New brain-like computing device simulates human learning: Researchers conditioned device to learn by association, like Pavlov's dog April 30th, 2021

Possible Futures

With a zap of light, system switches objects' colors and patterns: "Programmable matter" technique could enable product designers to churn out prototypes with ease May 6th, 2021

Polarization-sensitive photodetection using 2D/3D perovskite heterostructure crystal May 4th, 2021

Polarization-sensitive photodetection using 2D/3D perovskite heterostructure crystal May 4th, 2021

New Cypher VRS1250 Video-Rate Atomic Force Microscope Enables True Video-Rate Imaging at up to 45 Frames per Second April 30th, 2021

Discoveries

With a zap of light, system switches objects' colors and patterns: "Programmable matter" technique could enable product designers to churn out prototypes with ease May 6th, 2021

Polarization-sensitive photodetection using 2D/3D perovskite heterostructure crystal May 4th, 2021

Polarization-sensitive photodetection using 2D/3D perovskite heterostructure crystal May 4th, 2021

Less innocent than it looks: Hydrogen in hybrid perovskites: Researchers identify the defect that limits solar-cell performance April 30th, 2021

Announcements

With a zap of light, system switches objects' colors and patterns: "Programmable matter" technique could enable product designers to churn out prototypes with ease May 6th, 2021

Polarization-sensitive photodetection using 2D/3D perovskite heterostructure crystal May 4th, 2021

Polarization-sensitive photodetection using 2D/3D perovskite heterostructure crystal May 4th, 2021

New Cypher VRS1250 Video-Rate Atomic Force Microscope Enables True Video-Rate Imaging at up to 45 Frames per Second April 30th, 2021

Interviews/Book Reviews/Essays/Reports/Podcasts/Journals/White papers/Posters

With a zap of light, system switches objects' colors and patterns: "Programmable matter" technique could enable product designers to churn out prototypes with ease May 6th, 2021

Polarization-sensitive photodetection using 2D/3D perovskite heterostructure crystal May 4th, 2021

Polarization-sensitive photodetection using 2D/3D perovskite heterostructure crystal May 4th, 2021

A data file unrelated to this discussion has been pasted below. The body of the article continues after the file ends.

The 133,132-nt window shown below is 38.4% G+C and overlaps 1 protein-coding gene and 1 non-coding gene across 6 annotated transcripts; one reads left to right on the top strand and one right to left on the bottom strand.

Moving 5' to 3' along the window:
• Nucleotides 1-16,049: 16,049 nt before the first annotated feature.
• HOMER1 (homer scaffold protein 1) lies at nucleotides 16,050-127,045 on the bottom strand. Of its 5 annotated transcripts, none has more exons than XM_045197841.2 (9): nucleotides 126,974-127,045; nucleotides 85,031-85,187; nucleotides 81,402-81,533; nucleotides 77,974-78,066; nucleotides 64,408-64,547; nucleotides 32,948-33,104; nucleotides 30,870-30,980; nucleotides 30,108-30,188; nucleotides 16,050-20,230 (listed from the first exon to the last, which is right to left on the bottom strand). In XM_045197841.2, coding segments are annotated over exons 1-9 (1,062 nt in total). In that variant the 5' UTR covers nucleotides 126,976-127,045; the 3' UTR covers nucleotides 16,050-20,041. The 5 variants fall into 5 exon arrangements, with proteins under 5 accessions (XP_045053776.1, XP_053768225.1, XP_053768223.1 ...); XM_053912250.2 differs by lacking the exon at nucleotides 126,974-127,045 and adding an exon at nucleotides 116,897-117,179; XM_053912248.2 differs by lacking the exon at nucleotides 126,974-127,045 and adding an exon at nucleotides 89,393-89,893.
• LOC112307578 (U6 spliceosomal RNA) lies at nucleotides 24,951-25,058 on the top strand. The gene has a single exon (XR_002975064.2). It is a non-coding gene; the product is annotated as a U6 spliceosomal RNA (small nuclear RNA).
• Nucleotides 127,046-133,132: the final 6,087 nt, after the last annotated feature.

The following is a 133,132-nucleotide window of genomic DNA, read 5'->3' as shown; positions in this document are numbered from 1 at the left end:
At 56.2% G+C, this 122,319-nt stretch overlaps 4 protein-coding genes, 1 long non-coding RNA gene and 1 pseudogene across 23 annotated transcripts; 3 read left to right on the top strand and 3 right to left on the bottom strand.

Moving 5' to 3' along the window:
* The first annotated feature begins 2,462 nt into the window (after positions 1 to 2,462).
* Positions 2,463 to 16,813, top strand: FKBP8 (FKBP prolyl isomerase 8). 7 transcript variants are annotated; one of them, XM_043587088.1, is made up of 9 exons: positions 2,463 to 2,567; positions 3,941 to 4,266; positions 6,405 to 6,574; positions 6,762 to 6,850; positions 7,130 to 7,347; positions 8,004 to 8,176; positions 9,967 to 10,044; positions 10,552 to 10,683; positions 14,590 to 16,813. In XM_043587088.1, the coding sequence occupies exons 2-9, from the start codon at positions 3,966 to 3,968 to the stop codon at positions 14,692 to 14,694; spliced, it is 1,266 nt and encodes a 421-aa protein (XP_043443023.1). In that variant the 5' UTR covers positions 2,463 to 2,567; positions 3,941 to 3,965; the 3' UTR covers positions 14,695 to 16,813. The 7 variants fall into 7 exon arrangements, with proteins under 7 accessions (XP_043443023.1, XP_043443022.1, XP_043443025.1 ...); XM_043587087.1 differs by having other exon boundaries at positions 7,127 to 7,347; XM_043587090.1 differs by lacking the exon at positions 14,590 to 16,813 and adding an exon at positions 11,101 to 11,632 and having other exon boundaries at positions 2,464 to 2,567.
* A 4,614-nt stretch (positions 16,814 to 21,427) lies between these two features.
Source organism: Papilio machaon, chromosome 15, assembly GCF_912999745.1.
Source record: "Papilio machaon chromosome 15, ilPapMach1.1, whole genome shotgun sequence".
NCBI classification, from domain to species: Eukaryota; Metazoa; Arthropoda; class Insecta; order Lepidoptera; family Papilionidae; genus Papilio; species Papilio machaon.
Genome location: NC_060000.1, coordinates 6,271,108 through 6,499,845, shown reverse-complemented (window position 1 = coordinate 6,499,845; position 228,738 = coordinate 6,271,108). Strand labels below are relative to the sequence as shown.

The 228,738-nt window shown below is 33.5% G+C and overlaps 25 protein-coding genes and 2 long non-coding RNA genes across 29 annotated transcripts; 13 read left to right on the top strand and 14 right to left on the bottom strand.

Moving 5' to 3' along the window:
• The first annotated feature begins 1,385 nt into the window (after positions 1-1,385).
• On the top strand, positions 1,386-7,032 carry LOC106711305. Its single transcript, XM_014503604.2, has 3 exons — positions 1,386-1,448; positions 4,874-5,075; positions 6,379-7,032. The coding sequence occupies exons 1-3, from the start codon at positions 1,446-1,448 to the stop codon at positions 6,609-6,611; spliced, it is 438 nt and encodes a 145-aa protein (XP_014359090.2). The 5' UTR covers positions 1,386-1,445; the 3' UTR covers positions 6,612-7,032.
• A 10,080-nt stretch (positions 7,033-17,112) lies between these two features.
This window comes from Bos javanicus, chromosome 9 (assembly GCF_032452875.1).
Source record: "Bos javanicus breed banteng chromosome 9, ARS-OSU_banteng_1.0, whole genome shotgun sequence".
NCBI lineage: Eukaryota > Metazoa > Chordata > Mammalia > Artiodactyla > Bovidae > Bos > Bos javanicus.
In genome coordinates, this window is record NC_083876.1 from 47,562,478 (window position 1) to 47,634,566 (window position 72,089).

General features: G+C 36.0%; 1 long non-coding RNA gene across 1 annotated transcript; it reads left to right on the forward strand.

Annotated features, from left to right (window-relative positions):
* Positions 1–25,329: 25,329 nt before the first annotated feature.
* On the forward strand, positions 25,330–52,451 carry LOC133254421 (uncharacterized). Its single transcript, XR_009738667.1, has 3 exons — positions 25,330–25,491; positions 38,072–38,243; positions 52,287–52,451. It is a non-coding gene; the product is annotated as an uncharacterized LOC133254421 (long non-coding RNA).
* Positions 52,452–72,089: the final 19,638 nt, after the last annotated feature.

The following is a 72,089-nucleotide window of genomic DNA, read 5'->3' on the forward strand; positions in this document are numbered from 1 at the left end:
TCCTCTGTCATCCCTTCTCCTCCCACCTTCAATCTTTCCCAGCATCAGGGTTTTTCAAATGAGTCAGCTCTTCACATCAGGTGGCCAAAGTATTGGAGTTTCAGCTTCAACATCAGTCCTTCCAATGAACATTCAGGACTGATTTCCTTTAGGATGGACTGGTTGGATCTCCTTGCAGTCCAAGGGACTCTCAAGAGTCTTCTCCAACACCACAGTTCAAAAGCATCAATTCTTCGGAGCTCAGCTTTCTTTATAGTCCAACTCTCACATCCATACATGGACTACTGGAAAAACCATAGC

Researchers analyzed circulating currents inside gold nanoparticles: A new method facilitates accurate analysis of magnetic field effects inside complex nanostructures April 30th, 2021

Tools

World's first fiber-optic ultrasonic imaging probe for future nanoscale disease diagnostics April 30th, 2021

New Cypher VRS1250 Video-Rate Atomic Force Microscope Enables True Video-Rate Imaging at up to 45 Frames per Second April 30th, 2021

Researchers realize high-efficiency frequency conversion on integrated photonic chip April 23rd, 2021

An easy-to-use platform is a gateway to AI in microscopy April 23rd, 2021

Military

Simple robots, smart algorithms April 30th, 2021

With new optical device, engineers can fine tune the color of light April 23rd, 2021

Silver ions hurry up, then wait as they disperse: Rice chemists show ions’ staged release from gold-silver nanoparticles could be useful property April 23rd, 2021

Synthetic gelatin-like material mimics lobster underbelly’s stretch and strength: The membrane’s structure could provide a blueprint for robust artificial tissues April 23rd, 2021

Automotive/Transportation

A silver lining for extreme electronics April 30th, 2021

Chile coating and composite industry makes leap forward leveraging graphene nanotube solutions April 9th, 2021

Izon Science launches the Exoid to transform nanoparticle measurement: The semi-automated Exoid device uses new-generation Tunable Resistive Pulse Sensing (TRPS) technology, enabling the measurement of complex nano-particle size, concentration, and charge – with unparalleled prec March 23rd, 2021

A new industry standard for batteries: ultra-clean facility for graphene nanotube dispersions March 19th, 2021

Photonics/Optics/Lasers

With new optical device, engineers can fine tune the color of light April 23rd, 2021

Silver ions hurry up, then wait as they disperse: Rice chemists show ions’ staged release from gold-silver nanoparticles could be useful property April 23rd, 2021

New tech builds ultralow-loss integrated photonic circuits April 16th, 2021

Microscope that detects individual viruses could power rapid diagnostics March 19th, 2021

NanoNews-Digest
The latest news from around the world, FREE




  Premium Products
NanoNews-Custom
Only the news you want to read!
 Learn More
NanoStrategies
Full-service, expert consulting
 Learn More











ASP
Nanotechnology Now Featured Books




NNN

The Hunger Project